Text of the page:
The pandemic is giving e-bikes a boost

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Two wheels good. Two wheels plus a motor better


VANMOOF, A DUTCH bicycle-maker, is known for sleek designs and clever advertising. In a television spot for its newest model, images of the evils of car culture—accidents, gridlock and pollution—are projected onto the skin of a luxury car, which melts, turning into one of the company’s elegant e-bikes.

Electrically assisted bicycles are not about to replace cars. But they are booming, especially in Europe, where sales rose by 23% in 2019, to 3m units. E-bikes are unlocking even saturated bicycle markets like the Netherlands, where the average person already owns 1.3 pushbikes. Last year Deloitte, a consultancy, estimated the number of e-bikes worldwide at 200m, and expected it to hit 300m by 2023.

That may prove to be an underestimate now that coronavirus-wary commuters are shunning public transport and cities are expanding cycle lanes. Sales, which braked in March and April owing to supply-chain wobbles and shuttered stores, shifted into high gear when lockdowns lifted. In June revenue at Accell, Europe’s biggest bicycle manufacturer, was 53% higher than a year ago, largely thanks to e-bikes.

Big firms such as Accell and Giant of Taiwan compete with sporty brands such as America’s Cannondale and affordable city rides from QWIC. Brompton, a British maker of fancy folding bikes, has been making 10% of its £42.5m ($56m) in annual sales from the electric sort, and hopes eventually to raise that figure to 40%. VanMoof, which raised $13.5m from investors in May, bills itself as the Tesla of e-bikes. Like the electric-car maker it designs its own parts, motors and software rather than relying on off-the-shelf bits and bobs. The result is a more seamless product, boasts Taco Carlier, a Dutch engineer who co-founded VanMoof with his brother in 2009.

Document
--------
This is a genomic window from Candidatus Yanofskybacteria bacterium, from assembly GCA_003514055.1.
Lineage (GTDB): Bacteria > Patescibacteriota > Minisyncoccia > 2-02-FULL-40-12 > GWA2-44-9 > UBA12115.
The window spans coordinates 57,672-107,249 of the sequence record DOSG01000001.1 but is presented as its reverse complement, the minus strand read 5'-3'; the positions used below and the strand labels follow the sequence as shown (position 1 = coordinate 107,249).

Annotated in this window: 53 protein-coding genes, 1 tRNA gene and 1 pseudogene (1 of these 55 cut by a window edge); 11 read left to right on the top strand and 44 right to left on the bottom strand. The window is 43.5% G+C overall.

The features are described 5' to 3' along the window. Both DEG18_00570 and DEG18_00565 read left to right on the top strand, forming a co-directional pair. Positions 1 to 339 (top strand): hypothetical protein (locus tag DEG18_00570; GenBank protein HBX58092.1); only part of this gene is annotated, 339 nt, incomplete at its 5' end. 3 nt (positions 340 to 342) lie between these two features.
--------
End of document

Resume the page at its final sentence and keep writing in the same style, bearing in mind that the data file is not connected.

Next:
Demand is growing faster than manufacturers can keep up, leading to long backlogs and premium prices, which start at around $1,000. Giant says that its gross margin on e-bikes is around 25%, above its average of 21%. VanMoof’s machines go for $2,000 a pop. Mr Carlier may, however, have to rethink his firm’s marketing strategy. Though its polemic against traffic jams evokes French nouvelle vague cinema, the ad was banned in June by French authorities, for trying to “discredit the automobile sector”.

Editor’s note: Some of our covid-19 coverage is free for readers of The Economist Today, our daily newsletter. For more stories and our pandemic tracker, see our hub

This article appeared in the Business section of the print edition under the headline “Electric shock”

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